Persimmon Pudding with Hard Sauce

Oh, there’s nothing like a warm slice of persimmon pudding on a crisp fall evening. Looking at this photo, you can see why a lot of folks confuse some puddings with cake. Indeed it has a crumb that’s similar to, say, a dense Devil’s Food cake. An English-style pudding is more sophisticated than that, though, at least to me. Easy as they are to make, they lend an air of elegance that you don’t get from your average mix-and-bake dessert.

Here’s how it goes. First combine your baking soda and water in a small bowl.

Add that to a larger bowl along with your persimmon pulp, eggs, vanilla and bourbon (or brandy or rum)…

…and blend.

Combine your flour and spices in a bowl and whisk to combine.

Next put the sugar and butter in the bowl of a mixer…

…and beat until combined and light in color. You can also do this by hand, of course. I’m just addicted to modern machinery.

With the machine on low, add half the persimmon mixture, then half the flour mixture and stir to combine. Scrape the sides of the bowl down. The batter might look a little lumpy and strange at this point. Carry on.

Add the rest of the persimmon mixture followed by the rest of the flour mixture. Continue to stir until the batter becomes smoother and more homogenous. Scrape the bowl and stir about 30 seconds more.

Now add your fruit and walnuts. Yes, I ran out of walnuts and mixed a few pecans in there too. It’s been that kind of day.

Gently scoop or pour the batter into your VERY well-buttered pudding mold.

Prepare a pot for the mold. Notice how little water it takes to come halfway up the sides of a pudding mold. This is an 6-quart Dutch oven, and I’ve filled it to about 1/4 of its capacity.

Affix the lid on the pudding mold and insert it into the pot. Put the lid on the pot and set in on the stove top over medium-high heat. Bring the water to a boil, then reduce to medium-low and simmer for two hours. You’ll want to check in every 20 minutes or so to make sure the water isn’t boiling off entirely. If the level is getting low, pour a cup or two of hot water back in.

When a sharp knife inserted into the pudding comes out clean, cool the mold on a wire rack for about an hour and a half. It’s cool enough when you can comfortably pick the mold up with your bare hands (don’t try that for at least an hour). Make your hard sauce while you wait.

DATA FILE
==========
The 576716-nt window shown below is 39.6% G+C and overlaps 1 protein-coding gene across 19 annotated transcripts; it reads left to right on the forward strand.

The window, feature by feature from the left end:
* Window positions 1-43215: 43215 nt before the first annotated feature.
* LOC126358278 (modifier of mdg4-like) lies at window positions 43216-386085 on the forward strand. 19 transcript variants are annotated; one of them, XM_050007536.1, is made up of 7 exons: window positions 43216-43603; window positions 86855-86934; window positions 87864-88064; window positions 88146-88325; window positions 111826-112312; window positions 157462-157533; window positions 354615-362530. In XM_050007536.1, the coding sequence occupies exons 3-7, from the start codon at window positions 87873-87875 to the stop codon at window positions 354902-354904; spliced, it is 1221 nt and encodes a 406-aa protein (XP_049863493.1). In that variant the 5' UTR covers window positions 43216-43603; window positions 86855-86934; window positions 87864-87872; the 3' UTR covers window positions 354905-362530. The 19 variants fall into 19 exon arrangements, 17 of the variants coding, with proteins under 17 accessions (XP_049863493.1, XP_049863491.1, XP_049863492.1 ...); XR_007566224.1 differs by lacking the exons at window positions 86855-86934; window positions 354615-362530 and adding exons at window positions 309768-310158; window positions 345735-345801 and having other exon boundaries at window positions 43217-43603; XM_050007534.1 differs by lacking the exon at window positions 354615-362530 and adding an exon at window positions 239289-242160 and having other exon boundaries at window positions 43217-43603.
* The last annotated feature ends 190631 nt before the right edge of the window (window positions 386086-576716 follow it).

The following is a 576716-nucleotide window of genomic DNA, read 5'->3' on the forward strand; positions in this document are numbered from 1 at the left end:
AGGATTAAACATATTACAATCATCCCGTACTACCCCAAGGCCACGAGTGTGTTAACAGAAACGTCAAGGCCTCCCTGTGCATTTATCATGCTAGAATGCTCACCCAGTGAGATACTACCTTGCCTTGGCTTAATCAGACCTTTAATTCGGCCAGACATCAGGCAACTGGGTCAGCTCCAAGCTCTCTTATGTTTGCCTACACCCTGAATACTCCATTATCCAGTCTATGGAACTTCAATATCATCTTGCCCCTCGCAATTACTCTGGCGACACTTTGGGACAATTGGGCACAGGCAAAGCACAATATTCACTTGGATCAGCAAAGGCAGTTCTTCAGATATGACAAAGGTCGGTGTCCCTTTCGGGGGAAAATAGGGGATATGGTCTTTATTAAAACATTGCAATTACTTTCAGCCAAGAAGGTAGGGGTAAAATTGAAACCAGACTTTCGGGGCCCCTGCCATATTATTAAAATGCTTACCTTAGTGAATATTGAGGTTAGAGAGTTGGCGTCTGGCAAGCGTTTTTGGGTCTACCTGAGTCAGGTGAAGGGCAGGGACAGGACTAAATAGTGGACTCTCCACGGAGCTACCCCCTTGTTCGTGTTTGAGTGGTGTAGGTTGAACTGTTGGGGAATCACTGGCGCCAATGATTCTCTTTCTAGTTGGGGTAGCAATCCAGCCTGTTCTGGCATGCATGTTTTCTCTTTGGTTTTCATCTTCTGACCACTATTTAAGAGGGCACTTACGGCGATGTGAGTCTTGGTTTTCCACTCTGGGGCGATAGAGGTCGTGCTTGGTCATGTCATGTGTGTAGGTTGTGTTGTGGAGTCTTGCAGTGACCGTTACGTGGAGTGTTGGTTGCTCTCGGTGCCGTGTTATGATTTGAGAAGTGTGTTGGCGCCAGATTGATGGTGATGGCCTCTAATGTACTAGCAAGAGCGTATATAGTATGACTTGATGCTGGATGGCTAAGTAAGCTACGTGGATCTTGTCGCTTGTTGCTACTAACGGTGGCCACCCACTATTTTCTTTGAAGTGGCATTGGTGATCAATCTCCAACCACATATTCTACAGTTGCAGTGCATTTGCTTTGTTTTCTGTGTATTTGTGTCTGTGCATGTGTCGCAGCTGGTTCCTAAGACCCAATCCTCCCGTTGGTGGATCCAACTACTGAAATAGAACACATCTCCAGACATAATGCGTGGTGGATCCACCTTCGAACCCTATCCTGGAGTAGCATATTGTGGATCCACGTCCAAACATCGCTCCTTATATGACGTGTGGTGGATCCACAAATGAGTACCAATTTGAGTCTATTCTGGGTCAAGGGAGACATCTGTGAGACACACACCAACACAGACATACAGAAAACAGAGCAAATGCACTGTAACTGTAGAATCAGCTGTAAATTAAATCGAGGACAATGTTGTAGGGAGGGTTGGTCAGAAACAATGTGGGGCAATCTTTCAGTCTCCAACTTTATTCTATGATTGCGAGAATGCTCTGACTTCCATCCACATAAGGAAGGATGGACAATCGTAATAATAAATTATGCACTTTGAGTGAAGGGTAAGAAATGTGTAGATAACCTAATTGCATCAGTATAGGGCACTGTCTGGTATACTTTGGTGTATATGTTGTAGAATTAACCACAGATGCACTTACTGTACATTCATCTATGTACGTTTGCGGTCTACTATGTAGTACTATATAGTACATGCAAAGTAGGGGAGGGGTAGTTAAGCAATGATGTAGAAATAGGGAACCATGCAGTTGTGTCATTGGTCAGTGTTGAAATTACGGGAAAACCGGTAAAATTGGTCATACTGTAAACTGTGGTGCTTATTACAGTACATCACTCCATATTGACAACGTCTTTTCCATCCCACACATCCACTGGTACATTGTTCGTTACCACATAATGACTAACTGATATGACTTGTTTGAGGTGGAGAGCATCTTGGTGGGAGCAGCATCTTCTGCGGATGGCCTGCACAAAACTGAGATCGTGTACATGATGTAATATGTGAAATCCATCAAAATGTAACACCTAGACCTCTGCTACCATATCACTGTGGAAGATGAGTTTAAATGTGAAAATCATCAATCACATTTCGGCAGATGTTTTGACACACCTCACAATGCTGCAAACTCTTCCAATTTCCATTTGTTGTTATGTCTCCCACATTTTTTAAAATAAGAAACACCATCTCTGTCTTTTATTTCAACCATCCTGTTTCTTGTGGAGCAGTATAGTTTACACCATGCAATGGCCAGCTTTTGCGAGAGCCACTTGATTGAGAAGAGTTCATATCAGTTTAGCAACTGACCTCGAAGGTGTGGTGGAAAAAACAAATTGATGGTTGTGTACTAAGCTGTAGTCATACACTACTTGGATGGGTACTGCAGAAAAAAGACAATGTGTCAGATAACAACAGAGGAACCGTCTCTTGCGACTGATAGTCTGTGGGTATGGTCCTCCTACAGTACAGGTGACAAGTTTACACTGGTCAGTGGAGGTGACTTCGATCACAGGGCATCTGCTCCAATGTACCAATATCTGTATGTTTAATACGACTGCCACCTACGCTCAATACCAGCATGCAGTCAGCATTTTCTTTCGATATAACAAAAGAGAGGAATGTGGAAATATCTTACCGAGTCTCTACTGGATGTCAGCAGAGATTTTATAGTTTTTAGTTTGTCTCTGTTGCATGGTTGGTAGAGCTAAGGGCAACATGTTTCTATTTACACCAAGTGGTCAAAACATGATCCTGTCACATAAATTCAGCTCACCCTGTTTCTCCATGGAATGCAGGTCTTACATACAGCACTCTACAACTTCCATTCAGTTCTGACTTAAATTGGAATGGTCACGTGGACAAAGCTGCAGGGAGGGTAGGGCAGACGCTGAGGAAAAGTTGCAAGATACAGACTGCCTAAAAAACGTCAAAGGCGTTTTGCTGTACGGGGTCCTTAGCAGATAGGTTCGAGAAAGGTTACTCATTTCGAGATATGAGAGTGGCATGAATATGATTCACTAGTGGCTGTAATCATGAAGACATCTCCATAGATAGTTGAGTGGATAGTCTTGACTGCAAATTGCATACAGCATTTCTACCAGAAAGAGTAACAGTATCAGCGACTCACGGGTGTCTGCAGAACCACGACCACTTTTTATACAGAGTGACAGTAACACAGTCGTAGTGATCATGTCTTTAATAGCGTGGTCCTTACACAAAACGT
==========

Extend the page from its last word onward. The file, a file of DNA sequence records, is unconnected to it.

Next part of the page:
When you’re ready, pick out a serving platter or plate and place it upside-down over the mold. Then holding both firmly, flip the mold and platter over. If all goes well, you’ll shortly hear a light thwump, indicated your pudding has de-panned itself.

Gently remove the mold. Hopefully, you’ll be looking at something not unlike this:

If the pudding doesn’t turn out when you up-end the mold, first try knocking lightly on the sides of the mold with your knuckles. No luck? Try turning it back over and jiggling and jostling the pudding from side to side to loose it. If it still won’t come out, a bamboo skewer inserted down the side can sometimes help loosen a stuck spot. If that still doesn’t do it, picking up the upturned mold and dropping it from a hight of about an inch unsticks the stickiest pudding (so long as it’s warm). If pieces stay stuck to the mold’s interior, gently pry them off and stick them back onto the pudding. Odds are, no one will notice at the table. Those bits will fall off when you cut the pudding, but you can claim you just forgot to get the darn knife sharpened.

Serve each warm piece with a dollop of hard sauce on the side.

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